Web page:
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For Sustained Performance

Essentials for long-term personal and team achievement


Li #239 For Sustained Performance
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I’VE HAD THE privilege to travel on five occasions to the nation of Haiti to work with community and church leaders. While that country is a total disaster in every way, I’ve come to love many of the people I met there, and to appreciate the sense of humor they exhibit despite countless difficulties. My favorite Haitian saying is: “Behind every mountain is another mountain.”


That phrase accurately describes the physical characteristic of an island where most people walk to their destination, but it’s also a metaphor for life. Difficulties follow difficulties. I often think of that saying working with men and women in the world of business. We’re given objectives, goals, and projects. There is ever-present pressure to achieve them. Finally, the results are in. We have succeeded. “That’s great! Way to go! Now about next year’s goals …”


“Behind every mountain is another mountain.” The question is, how can you as an individual, and how can your team, maintain a high level of performance in an environment where the work is never really done?”


We wear down under long-term stress


Before becoming a full-time executive coach, I spent 3 decades counseling literally thousands of individuals and families going through every form of trouble and tragedy you can imagine. From that experience, I want to offer some general observations about people who are experiencing long-term stress.


  • People often have a harder time dealing with low-level but long-term stress than with a major tragic event


This may seem counterintuitive. I don’t mean, of course, that people don’t experience grief, shock, and sadness in a tragedy. Those are normal reactions. It seems, though, that most can step up to a major problem and deal with it if they have a good support network.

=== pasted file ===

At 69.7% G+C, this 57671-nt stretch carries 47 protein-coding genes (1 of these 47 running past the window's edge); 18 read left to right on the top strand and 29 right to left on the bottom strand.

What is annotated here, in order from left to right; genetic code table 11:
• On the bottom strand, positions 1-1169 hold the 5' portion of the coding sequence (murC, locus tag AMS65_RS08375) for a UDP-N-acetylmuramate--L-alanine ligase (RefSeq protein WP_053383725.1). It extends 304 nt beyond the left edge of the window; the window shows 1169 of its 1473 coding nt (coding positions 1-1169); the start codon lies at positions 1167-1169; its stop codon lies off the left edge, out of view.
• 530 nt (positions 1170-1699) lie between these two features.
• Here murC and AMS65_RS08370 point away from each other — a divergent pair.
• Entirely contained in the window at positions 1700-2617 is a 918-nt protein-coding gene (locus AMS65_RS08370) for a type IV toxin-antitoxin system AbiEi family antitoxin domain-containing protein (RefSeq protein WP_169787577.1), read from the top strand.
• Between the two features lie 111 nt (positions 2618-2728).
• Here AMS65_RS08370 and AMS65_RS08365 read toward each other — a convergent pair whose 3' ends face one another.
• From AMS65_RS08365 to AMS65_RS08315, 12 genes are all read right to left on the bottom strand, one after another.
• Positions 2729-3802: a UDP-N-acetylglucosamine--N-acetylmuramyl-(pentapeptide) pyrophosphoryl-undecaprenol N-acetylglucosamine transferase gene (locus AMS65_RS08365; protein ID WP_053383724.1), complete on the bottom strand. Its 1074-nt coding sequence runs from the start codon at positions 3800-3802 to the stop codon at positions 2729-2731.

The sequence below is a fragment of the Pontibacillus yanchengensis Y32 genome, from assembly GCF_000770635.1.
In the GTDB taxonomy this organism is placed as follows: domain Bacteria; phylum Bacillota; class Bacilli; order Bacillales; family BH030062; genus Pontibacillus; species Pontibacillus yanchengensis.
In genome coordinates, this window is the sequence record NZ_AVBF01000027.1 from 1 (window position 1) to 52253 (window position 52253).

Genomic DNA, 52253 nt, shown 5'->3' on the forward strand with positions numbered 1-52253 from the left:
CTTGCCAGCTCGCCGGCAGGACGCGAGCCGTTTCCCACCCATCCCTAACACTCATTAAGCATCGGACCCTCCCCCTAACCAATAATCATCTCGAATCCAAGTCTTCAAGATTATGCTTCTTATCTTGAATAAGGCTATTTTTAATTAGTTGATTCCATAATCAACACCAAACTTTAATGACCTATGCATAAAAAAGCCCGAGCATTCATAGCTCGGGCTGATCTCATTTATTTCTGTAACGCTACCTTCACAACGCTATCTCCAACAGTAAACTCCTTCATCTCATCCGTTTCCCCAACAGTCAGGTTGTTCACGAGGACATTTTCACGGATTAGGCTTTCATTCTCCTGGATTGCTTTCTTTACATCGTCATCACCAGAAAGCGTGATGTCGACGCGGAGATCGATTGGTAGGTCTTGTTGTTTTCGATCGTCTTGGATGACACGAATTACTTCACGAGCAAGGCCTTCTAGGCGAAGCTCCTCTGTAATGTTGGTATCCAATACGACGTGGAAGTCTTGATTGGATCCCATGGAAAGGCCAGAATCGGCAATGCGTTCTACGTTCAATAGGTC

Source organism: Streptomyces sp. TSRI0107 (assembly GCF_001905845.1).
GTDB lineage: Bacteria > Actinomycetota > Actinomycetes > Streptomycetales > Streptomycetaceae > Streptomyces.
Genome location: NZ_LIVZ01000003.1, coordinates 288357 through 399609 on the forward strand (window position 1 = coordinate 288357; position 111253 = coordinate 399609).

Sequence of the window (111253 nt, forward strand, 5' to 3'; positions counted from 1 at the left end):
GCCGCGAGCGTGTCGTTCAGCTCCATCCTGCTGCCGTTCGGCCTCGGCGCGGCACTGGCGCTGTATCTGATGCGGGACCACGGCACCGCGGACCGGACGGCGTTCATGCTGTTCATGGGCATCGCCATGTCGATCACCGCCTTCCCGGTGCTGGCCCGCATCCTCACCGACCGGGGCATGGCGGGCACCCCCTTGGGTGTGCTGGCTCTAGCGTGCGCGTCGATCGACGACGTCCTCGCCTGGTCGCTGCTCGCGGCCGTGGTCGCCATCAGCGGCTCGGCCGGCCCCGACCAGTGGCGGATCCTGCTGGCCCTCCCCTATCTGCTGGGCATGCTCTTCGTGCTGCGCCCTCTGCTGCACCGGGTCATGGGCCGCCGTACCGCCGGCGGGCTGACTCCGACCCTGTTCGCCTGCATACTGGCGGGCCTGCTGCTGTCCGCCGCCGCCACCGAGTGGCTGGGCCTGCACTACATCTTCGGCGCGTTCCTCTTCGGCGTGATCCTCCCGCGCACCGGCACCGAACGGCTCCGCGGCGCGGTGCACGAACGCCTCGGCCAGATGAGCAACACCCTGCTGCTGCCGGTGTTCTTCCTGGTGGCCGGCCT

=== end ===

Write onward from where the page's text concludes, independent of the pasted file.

What seems harder for most people is a lower-level problem that goes on and on and on. Examples might be a chronic disease, prolonged unemployment, or caring for a child or parent with special needs. The daily endurance of the challenge with seemingly no end in sight wears them down over time. This happens regardless of how mature, intelligent, or strong they are. The business world’s never-ending demands can do the same.


  • Under long-term stress, people tend to stray away from self-maintenance practices


Can you imagine an athlete anticipating a marathon saying, “I don’t have time to rest or eat! I have to run a marathon!” Good luck with that. Endurance athletes know they must load up on calories, sometimes by two or three times, to successfully complete their event.


Observing people with long-term life challenges, I have consistently seen them do the opposite of what they need. They begin to neglect basic self-care. They begin to withdraw from important relationships. They lose their taste for things they previously enjoyed.


If you lead a team, you can expect some of your people to do the same. It may be happening to you right now.


  • As people wear down, they become duller mentally and emotionally, leading to less initiative and more errors of judgment


As the marathon continues (one with a completely unknown finish line!), even the smartest and strongest experience a gradual decline. Creativity and initiative dry up and they grow increasingly passive. If this goes on long enough, people arrive at a sort of paralysis. They put life, happiness, and productivity “on hold,” waiting for some day when the stressful situation ends.


What I have written in the points above may seem bleak, but it is unfortunate truth about human beings. Here’s the good news. If it’s happening to you ─ or if you are a leader seeing these things happening to your team ─ you can do something about it.


Make self-maintenance a priority


Four years ago, the world changed. Working remotely became the norm, though there are strong currents pushing for an adjustment back to at least partial in-person work. Whether your team meetings are in person or remote, self-maintenance should be a regular topic of conversation.